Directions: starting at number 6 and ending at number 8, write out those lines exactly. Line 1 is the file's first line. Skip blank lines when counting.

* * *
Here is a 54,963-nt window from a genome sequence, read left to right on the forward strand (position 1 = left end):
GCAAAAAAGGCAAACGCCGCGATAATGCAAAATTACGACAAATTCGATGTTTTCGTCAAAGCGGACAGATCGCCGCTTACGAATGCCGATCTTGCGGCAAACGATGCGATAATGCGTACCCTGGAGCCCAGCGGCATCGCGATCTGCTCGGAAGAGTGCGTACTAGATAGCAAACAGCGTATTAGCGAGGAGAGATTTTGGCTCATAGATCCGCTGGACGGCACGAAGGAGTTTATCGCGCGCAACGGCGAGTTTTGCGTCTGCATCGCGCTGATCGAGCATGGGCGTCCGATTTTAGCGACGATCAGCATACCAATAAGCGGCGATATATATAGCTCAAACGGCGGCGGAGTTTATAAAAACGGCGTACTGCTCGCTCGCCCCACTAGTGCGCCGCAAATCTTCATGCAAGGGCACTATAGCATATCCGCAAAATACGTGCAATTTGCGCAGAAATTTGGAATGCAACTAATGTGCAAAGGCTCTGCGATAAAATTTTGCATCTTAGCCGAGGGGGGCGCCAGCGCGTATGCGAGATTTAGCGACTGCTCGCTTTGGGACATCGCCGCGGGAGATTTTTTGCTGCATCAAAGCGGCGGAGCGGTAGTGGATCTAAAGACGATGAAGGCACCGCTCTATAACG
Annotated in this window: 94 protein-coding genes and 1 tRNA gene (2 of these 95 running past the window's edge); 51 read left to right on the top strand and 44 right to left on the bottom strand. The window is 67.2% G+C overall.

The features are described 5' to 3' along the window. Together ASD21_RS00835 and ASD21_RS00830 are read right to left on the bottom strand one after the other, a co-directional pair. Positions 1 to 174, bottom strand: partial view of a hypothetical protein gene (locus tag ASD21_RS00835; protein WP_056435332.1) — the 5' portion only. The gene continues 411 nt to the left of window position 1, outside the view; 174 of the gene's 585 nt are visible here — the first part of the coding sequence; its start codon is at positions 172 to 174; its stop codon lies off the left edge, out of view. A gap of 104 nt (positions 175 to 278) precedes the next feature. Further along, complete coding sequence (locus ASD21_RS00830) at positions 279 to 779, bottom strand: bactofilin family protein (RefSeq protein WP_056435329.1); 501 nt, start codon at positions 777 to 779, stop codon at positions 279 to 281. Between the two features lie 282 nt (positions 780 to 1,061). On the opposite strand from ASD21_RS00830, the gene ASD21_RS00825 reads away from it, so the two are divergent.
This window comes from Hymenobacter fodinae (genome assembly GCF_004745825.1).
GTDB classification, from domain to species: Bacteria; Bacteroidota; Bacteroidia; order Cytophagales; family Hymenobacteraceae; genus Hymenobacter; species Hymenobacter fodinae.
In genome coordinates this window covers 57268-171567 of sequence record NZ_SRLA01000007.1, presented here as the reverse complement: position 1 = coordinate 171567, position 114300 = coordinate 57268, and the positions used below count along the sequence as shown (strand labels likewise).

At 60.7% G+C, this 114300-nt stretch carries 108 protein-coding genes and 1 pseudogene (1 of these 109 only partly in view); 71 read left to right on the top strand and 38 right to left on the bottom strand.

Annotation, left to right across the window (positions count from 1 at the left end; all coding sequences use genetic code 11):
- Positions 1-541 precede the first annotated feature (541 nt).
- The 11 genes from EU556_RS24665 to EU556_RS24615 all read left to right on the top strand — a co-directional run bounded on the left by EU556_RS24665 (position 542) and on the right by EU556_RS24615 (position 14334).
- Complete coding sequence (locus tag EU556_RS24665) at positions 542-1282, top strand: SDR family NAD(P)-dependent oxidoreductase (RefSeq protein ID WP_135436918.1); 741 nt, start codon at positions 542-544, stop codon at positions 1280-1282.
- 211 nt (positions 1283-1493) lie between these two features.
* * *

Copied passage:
GTDB classification, from domain to species: Bacteria; Bacteroidota; Bacteroidia; order Cytophagales; family Hymenobacteraceae; genus Hymenobacter; species Hymenobacter fodinae.
In genome coordinates this window covers 57268-171567 of sequence record NZ_SRLA01000007.1, presented here as the reverse complement: position 1 = coordinate 171567, position 114300 = coordinate 57268, and the positions used below count along the sequence as shown (strand labels likewise).

At 60.7% G+C, this 114300-nt stretch carries 108 protein-coding genes and 1 pseudogene (1 of these 109 only partly in view); 71 read left to right on the top strand and 38 right to left on the bottom strand.